I think people are being realistic. It's great to see a site that lets you set your own prices and adds 20% to the topwhich is how it works in the real world, at least in NYbut they've got 40,000 images. Even Symbiostock has almost 300,000 now.

The sites that are successful put a lot of effort into marketing. Shutterstock is successful because they market the heck out of their site and keep reaching out to tap new markets.

Nobody will buy your product if they don't know it exists.

I think I agree and disagree with this at the same time.  ;D

Despite all the money spent, I don't feel particularly marketed or represented. I'm just along for the ride trying to pick up any scraps. On the flip side, some of those places that don't have the huge budgets seem to do a better job marketing my business just by existing.
« Last Edit: June 09, 2014, 12:13 by cthoman »

« Reply #16 on: June 09, 2014, 14:21 »
0
I think it's because we can see nothing's going to play out differently than any others who have tried to start the exact same thing in the past.  It's a site that accepts any image that comes in and wants to payout %80 of the sales which means no money for marketing or improvements.  It's just nothing new, so we can see the end of the story.

actually its 100% for the photographer

« Reply #17 on: June 09, 2014, 15:45 »
0
Shutterstock is successful because they market the heck out of their site and keep reaching out to tap new markets.

Sooner or later they are going to have to split their collection into basic and premium (i.e. expensive to produce and / or niche) IMO. Otherwise how will they be able to reduce the entry price of subscriptions as the cost of basic content continues to fall ?

Basic content, what used to be called microstock, is going towards being free or offered as a service. You only have to look at what has happened to music to see where things are going. Spotify is now $10 per month or free if you can cope with adverts. That's $10 per month for instant access to more content than any record store ever stocked.

« Reply #18 on: June 09, 2014, 16:07 »
0
Other than suggesting people upload 7 million images to a stock site that spends nothing on marketing and generates few sales, what would you like to see happen?...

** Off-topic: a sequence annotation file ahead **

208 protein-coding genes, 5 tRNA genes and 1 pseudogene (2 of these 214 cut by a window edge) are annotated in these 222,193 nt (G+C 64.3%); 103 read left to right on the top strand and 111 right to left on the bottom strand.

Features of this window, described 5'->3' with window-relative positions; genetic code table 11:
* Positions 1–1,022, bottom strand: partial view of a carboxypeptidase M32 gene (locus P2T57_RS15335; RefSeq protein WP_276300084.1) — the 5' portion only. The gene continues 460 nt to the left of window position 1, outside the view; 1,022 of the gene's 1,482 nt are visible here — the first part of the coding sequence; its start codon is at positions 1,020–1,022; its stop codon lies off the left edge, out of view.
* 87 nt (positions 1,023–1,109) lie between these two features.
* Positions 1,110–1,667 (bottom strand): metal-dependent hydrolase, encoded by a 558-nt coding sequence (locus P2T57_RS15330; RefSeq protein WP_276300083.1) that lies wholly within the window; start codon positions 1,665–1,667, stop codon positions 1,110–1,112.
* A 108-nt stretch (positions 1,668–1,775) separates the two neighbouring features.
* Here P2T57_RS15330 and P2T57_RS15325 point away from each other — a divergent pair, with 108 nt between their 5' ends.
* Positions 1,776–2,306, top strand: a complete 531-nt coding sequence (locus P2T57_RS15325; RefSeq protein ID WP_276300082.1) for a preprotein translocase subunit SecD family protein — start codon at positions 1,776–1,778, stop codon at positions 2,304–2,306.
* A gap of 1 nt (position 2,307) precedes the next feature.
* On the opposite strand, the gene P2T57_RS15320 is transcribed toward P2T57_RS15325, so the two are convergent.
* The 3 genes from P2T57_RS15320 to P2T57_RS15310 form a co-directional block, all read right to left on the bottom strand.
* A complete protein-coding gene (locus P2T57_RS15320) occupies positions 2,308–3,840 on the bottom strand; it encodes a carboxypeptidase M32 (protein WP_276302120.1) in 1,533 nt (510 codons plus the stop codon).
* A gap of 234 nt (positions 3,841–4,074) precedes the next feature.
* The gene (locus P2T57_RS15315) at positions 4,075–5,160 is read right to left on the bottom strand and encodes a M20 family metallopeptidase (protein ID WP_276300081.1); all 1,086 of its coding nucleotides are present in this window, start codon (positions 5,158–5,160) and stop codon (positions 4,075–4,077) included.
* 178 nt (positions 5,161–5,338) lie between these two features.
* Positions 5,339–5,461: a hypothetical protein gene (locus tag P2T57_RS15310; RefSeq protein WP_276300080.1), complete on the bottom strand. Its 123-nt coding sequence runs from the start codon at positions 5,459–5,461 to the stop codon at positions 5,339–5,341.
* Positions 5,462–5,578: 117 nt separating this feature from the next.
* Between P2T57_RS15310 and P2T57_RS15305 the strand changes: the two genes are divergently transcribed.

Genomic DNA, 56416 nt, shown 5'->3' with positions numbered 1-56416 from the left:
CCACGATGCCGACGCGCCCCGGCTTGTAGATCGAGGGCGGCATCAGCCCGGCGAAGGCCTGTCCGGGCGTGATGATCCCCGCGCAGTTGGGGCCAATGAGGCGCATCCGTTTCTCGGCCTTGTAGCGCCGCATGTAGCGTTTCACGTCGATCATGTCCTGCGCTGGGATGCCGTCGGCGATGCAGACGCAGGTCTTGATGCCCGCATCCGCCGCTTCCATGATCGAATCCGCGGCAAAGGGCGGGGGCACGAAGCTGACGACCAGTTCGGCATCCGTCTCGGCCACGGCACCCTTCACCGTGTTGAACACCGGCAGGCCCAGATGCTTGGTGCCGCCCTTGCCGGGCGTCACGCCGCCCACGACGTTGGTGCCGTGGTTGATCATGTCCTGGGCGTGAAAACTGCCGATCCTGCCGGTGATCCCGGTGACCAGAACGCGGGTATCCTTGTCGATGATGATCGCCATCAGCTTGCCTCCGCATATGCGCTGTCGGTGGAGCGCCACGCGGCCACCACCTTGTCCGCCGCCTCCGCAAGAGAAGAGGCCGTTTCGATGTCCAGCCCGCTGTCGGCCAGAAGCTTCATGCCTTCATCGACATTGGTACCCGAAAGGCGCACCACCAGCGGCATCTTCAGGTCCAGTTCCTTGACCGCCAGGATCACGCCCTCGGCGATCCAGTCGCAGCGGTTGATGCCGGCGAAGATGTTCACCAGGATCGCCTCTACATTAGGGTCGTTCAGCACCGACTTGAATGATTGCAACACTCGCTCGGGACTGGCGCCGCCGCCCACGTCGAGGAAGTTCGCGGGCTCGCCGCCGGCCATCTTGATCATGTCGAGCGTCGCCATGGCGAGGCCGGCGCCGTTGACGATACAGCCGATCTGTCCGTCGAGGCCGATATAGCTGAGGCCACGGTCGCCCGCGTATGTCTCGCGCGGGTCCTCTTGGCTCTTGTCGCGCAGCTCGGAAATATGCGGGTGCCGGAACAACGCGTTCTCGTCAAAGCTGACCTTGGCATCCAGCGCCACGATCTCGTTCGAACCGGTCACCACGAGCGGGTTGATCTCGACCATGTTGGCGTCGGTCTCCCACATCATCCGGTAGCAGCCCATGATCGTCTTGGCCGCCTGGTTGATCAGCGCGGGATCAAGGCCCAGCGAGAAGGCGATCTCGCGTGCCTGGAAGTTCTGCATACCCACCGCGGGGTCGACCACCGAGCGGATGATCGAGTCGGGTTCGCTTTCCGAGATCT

Well that would be a start. At least it's a different strategy than the current popular one of simply complaining about things in an Internet forum and hoping for something to change.

How do you expect a company to generate sales when they don't have a quantity of images that can adequately compete with any of the top companies? Sales don't magically appear. Marketing certainly is a part of it, but you need something to market, also.

All I've been saying is that we need to be more open to trying something different. We've done this pointless song and dance of deleting images, threatening to delete images, boycotting uploads, opting out images, etc., and it goes nowhere. Has any company ever had to radically change direction based on a boycott?

I think we can do things a little differently, take a different approach. Unfortunately I'm mostly alone in that belief so I'm sort of wasting my breath/keystrokes. But I still hold out hope that a greater number of people will warm up to the idea of trying something that is historically (in microstock) unconventional.

« Reply #19 on: June 09, 2014, 16:32 »
+4
I think everybody is looking at it from the wrong side. A business doesn't have to be big to succeed.  After all, many microstockers with a few thousand images would consider that they are a business success even though they have a turnover of less than $100,000 a year.
If this company spends its money wisely it may well become a success within the terms it judges itself by. That might not mean it becoming a top-four microstock company. And it might not mean that it becomes a lucrative market for us.
Sites like Scanstock invest little and sell little, but they seem able to soldier on, presumably making a modest living for their owners.

« Reply #20 on: June 09, 2014, 16:47 »
+3
I think everybody is looking at it from the wrong side. A business doesn't have to be big to succeed.  After all, many microstockers with a few thousand images would consider that they are a business success even though they have a turnover of less than $100,000 a year.
If this company spends its money wisely it may well become a success within the terms it judges itself by. That might not mean it becoming a top-four microstock company. And it might not mean that it becomes a lucrative market for us.
Sites like Scanstock invest little and sell little, but they seem able to soldier on, presumably making a modest living for their owners.

This seems to be lost on a lot of people. I was hoping at one time that contributors would start to throttle back on the giant micro sites as they started having success on smaller boutique sites. A sort of voluntary exclusivity would start to emerge as more profitable markets were discovered. Unfortunately, those sites haven't really appeared in large numbers, so I'm not sure it is going to happen. It still seems like it would be the best outcome for the industry, but you can't make people submit to places that don't exist.